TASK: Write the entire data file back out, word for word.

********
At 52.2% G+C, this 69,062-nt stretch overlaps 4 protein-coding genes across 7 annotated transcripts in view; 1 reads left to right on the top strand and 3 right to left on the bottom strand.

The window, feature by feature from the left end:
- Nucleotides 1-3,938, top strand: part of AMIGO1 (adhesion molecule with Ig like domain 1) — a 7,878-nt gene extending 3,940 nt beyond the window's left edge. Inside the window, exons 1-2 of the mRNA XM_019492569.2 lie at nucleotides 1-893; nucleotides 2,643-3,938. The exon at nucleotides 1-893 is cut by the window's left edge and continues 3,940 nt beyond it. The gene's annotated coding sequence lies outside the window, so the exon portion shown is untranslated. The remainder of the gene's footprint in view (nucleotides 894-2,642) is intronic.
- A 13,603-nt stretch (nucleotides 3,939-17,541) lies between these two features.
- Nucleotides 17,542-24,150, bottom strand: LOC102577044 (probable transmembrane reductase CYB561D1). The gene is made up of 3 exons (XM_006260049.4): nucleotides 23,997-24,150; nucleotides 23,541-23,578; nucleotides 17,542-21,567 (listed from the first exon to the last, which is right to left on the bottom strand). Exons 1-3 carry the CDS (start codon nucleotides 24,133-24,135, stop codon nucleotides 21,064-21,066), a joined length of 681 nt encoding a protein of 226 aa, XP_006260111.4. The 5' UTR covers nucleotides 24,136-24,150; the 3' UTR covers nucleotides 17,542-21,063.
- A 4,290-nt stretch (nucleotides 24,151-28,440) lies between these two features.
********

At 52.2% G+C, this 69,062-nt stretch overlaps 4 protein-coding genes across 7 annotated transcripts in view; 1 reads left to right on the top strand and 3 right to left on the bottom strand.

The window, feature by feature from the left end:
- Nucleotides 1-3,938, top strand: part of AMIGO1 (adhesion molecule with Ig like domain 1) — a 7,878-nt gene extending 3,940 nt beyond the window's left edge. Inside the window, exons 1-2 of the mRNA XM_019492569.2 lie at nucleotides 1-893; nucleotides 2,643-3,938. The exon at nucleotides 1-893 is cut by the window's left edge and continues 3,940 nt beyond it. The gene's annotated coding sequence lies outside the window, so the exon portion shown is untranslated. The remainder of the gene's footprint in view (nucleotides 894-2,642) is intronic.
- A 13,603-nt stretch (nucleotides 3,939-17,541) lies between these two features.
- Nucleotides 17,542-24,150, bottom strand: LOC102577044 (probable transmembrane reductase CYB561D1). The gene is made up of 3 exons (XM_006260049.4): nucleotides 23,997-24,150; nucleotides 23,541-23,578; nucleotides 17,542-21,567 (listed from the first exon to the last, which is right to left on the bottom strand). Exons 1-3 carry the CDS (start codon nucleotides 24,133-24,135, stop codon nucleotides 21,064-21,066), a joined length of 681 nt encoding a protein of 226 aa, XP_006260111.4. The 5' UTR covers nucleotides 24,136-24,150; the 3' UTR covers nucleotides 17,542-21,063.
- A 4,290-nt stretch (nucleotides 24,151-28,440) lies between these two features.